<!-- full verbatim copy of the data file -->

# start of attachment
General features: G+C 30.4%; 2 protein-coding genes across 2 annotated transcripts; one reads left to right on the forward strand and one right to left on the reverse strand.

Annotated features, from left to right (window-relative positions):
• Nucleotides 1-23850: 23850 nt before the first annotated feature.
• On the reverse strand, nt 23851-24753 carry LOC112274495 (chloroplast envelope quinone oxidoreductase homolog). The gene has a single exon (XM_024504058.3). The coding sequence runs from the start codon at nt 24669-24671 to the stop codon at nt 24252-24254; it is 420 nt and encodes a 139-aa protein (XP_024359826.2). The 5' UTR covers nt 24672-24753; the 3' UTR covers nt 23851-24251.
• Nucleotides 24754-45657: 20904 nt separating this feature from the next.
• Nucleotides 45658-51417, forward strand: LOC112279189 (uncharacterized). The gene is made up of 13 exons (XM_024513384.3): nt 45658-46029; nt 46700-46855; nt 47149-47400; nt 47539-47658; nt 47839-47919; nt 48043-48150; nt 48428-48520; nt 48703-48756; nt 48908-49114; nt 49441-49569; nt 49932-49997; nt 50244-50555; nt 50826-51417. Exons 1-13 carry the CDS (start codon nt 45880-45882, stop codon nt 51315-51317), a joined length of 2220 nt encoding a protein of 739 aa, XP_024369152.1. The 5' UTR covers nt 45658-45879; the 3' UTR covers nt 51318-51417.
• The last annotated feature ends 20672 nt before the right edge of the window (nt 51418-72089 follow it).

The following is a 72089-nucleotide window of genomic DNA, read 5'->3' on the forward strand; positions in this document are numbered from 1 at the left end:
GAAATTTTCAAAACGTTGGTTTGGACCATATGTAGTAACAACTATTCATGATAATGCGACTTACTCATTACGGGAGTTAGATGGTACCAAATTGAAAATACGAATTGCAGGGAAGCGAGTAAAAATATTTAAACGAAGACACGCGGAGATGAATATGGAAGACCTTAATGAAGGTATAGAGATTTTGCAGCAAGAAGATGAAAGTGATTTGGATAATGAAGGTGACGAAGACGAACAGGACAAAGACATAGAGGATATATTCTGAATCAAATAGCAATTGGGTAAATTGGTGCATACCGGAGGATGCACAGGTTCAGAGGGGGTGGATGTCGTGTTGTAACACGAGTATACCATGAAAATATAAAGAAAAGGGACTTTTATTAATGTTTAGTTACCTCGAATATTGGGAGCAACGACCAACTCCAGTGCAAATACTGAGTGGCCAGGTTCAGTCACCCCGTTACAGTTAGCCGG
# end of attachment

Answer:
General features: G+C 30.4%; 2 protein-coding genes across 2 annotated transcripts; one reads left to right on the forward strand and one right to left on the reverse strand.

Annotated features, from left to right (window-relative positions):
• Nucleotides 1-23850: 23850 nt before the first annotated feature.
• On the reverse strand, nt 23851-24753 carry LOC112274495 (chloroplast envelope quinone oxidoreductase homolog). The gene has a single exon (XM_024504058.3). The coding sequence runs from the start codon at nt 24669-24671 to the stop codon at nt 24252-24254; it is 420 nt and encodes a 139-aa protein (XP_024359826.2). The 5' UTR covers nt 24672-24753; the 3' UTR covers nt 23851-24251.
• Nucleotides 24754-45657: 20904 nt separating this feature from the next.
• Nucleotides 45658-51417, forward strand: LOC112279189 (uncharacterized). The gene is made up of 13 exons (XM_024513384.3): nt 45658-46029; nt 46700-46855; nt 47149-47400; nt 47539-47658; nt 47839-47919; nt 48043-48150; nt 48428-48520; nt 48703-48756; nt 48908-49114; nt 49441-49569; nt 49932-49997; nt 50244-50555; nt 50826-51417. Exons 1-13 carry the CDS (start codon nt 45880-45882, stop codon nt 51315-51317), a joined length of 2220 nt encoding a protein of 739 aa, XP_024369152.1. The 5' UTR covers nt 45658-45879; the 3' UTR covers nt 51318-51417.
• The last annotated feature ends 20672 nt before the right edge of the window (nt 51418-72089 follow it).

The following is a 72089-nucleotide window of genomic DNA, read 5'->3' on the forward strand; positions in this document are numbered from 1 at the left end:
GAAATTTTCAAAACGTTGGTTTGGACCATATGTAGTAACAACTATTCATGATAATGCGACTTACTCATTACGGGAGTTAGATGGTACCAAATTGAAAATACGAATTGCAGGGAAGCGAGTAAAAATATTTAAACGAAGACACGCGGAGATGAATATGGAAGACCTTAATGAAGGTATAGAGATTTTGCAGCAAGAAGATGAAAGTGATTTGGATAATGAAGGTGACGAAGACGAACAGGACAAAGACATAGAGGATATATTCTGAATCAAATAGCAATTGGGTAAATTGGTGCATACCGGAGGATGCACAGGTTCAGAGGGGGTGGATGTCGTGTTGTAACACGAGTATACCATGAAAATATAAAGAAAAGGGACTTTTATTAATGTTTAGTTACCTCGAATATTGGGAGCAACGACCAACTCCAGTGCAAATACTGAGTGGCCAGGTTCAGTCACCCCGTTACAGTTAGCCGG